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Plaintiff filed suit against defendants, seeking compensatory and punitive damages after a thirteen-year delay in receiving a jury award against the RNC. The DC Circuit reversed the district court's sua sponte dismissal of the complaint for want of federal jurisdiction under the Rooker-Feldman doctrine. The court held that, to the extent the complaint called for appeal of a District of Columbia court order issued in plaintiff's suit against the RNC, any such claim was barred by Rooker-Feldman. However, Rooker-Feldman did not bar those portions of the complaint against the Joint Committee that did not seek to appeal orders in his Superior Court suit against the RNC. In this case, neither plaintiff's claim that Superior Court administrative personnel violated his property rights by misleading him and mishandling his award, nor his claim that court administrators neglected their legal duty to make the courts accessible to persons with disabilities like his, necessarily called for the federal courts to review any state court judgment. Accordingly, the court remanded for further proceedings. View "Croley v. Joint Committee on Judicial Administration" on Justia Law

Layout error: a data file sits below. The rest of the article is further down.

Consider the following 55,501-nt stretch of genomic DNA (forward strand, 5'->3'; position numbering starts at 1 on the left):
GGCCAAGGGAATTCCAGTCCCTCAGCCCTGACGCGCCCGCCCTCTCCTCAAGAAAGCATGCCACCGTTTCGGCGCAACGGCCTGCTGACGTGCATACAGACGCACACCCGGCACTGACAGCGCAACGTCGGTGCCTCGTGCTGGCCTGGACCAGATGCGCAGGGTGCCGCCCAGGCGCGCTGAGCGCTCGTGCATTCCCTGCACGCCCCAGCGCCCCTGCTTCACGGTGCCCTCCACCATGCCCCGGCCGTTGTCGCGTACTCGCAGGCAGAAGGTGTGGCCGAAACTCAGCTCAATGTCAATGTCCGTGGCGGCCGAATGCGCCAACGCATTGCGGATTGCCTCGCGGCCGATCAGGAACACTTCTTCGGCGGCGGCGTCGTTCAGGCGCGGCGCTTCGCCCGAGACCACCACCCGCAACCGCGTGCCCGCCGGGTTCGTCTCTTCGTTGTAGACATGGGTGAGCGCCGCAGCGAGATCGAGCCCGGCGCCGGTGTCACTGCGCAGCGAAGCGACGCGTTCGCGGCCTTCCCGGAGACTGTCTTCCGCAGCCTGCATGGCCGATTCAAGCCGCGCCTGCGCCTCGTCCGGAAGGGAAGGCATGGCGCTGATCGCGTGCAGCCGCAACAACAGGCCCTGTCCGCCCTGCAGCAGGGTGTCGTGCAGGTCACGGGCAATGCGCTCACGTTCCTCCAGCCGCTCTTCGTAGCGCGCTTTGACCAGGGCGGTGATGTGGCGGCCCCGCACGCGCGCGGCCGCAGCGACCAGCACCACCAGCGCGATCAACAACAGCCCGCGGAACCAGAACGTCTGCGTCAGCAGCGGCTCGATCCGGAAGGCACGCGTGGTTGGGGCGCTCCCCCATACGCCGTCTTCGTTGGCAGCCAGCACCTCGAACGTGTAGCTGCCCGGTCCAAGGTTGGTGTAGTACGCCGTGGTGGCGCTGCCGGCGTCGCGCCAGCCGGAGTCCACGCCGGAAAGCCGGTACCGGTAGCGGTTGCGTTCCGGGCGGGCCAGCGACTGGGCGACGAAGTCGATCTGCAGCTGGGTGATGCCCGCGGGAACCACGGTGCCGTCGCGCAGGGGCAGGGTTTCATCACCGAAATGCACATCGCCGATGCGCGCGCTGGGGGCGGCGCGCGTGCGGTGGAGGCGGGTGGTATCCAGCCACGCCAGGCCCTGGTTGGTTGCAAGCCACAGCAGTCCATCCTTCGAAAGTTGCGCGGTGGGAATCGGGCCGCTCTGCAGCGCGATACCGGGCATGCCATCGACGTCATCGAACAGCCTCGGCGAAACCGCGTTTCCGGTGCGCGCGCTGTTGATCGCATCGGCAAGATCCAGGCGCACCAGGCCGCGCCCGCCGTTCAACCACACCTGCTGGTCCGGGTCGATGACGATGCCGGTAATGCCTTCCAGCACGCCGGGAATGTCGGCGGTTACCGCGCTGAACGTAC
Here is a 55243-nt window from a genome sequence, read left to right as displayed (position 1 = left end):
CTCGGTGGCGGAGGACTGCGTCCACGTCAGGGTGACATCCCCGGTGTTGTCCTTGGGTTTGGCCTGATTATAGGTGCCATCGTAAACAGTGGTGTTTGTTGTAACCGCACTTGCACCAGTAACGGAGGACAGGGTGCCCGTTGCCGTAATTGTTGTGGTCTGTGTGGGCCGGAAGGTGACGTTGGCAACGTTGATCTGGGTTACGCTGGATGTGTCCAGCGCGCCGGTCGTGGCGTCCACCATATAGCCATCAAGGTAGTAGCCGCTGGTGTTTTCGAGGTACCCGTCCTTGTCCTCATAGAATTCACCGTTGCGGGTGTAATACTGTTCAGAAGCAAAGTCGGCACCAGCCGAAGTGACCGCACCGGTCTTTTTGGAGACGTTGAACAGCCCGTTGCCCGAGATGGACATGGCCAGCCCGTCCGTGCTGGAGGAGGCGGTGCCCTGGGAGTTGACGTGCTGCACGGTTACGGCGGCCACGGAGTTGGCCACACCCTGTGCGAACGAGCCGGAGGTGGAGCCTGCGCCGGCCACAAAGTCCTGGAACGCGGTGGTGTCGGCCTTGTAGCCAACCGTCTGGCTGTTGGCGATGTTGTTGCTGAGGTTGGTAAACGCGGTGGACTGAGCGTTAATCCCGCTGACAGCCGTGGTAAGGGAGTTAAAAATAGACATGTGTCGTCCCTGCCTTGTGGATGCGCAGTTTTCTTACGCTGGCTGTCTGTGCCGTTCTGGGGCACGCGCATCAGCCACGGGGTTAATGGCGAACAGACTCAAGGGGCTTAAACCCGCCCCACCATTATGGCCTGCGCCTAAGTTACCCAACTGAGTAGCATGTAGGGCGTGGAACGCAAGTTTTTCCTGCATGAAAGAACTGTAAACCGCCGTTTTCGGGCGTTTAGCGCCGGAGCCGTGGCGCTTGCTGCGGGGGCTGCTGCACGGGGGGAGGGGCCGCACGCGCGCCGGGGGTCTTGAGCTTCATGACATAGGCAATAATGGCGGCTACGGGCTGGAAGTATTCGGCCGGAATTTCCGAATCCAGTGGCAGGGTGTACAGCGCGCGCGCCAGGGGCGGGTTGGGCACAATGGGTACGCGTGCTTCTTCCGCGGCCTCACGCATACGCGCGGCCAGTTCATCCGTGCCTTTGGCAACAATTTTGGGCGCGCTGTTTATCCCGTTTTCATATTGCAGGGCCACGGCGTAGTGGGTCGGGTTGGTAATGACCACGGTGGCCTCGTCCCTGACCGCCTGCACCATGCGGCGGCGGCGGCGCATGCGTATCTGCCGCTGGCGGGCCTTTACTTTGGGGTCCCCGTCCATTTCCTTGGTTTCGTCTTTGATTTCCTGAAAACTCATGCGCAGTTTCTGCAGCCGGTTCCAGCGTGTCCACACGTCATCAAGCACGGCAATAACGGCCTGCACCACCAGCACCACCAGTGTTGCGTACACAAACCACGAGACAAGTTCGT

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Liquidators petitioned for writ of mandamus to compel the DC district court's compliance with a Second Circuit mandate in an action involving claims to $6.8 million of alleged illegal proceeds from a New York bank account in the name of Kesten Development Corporation. The Second Circuit held that enforcement of Brazil's criminal forfeiture order violated the penal law rule barring United States courts from enforcing the penal laws of foreign countries. The court held that the proper standard of review in this case was the same as all mandamus cases and applied the Cheney factors. Applying the first Cheney factor, the court held that Liquidators have no right to relief and thus failed to satisfy the legal standard for obtaining mandamus. View "In Re: Trade and Commerce Bank" on Justia Law

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Commercial truck drivers and their industry association filed suit claiming that they were injured by the Department's violation of its statutory obligation to ensure the accuracy of a database containing driver-safety information. In Spokeo, Inc. v. Robins, 136 S. Ct. 1540 (2016), the Supreme Court held that Article III standing requires a concrete injury even in the context of a statutory violation. The DC Circuit held that, under Spokeo, the asserted injury was, by itself, insufficiently concrete to confer Article III standing to plaintiffs. However, the court reversed with respect to two drivers whose information was released to prospective employers because dissemination of inaccurate driver-safety data inflicts an injury sufficiently concrete to confer standing to seek damages. View "Owner-Operator Independent Drivers Association v. DOT" on Justia Law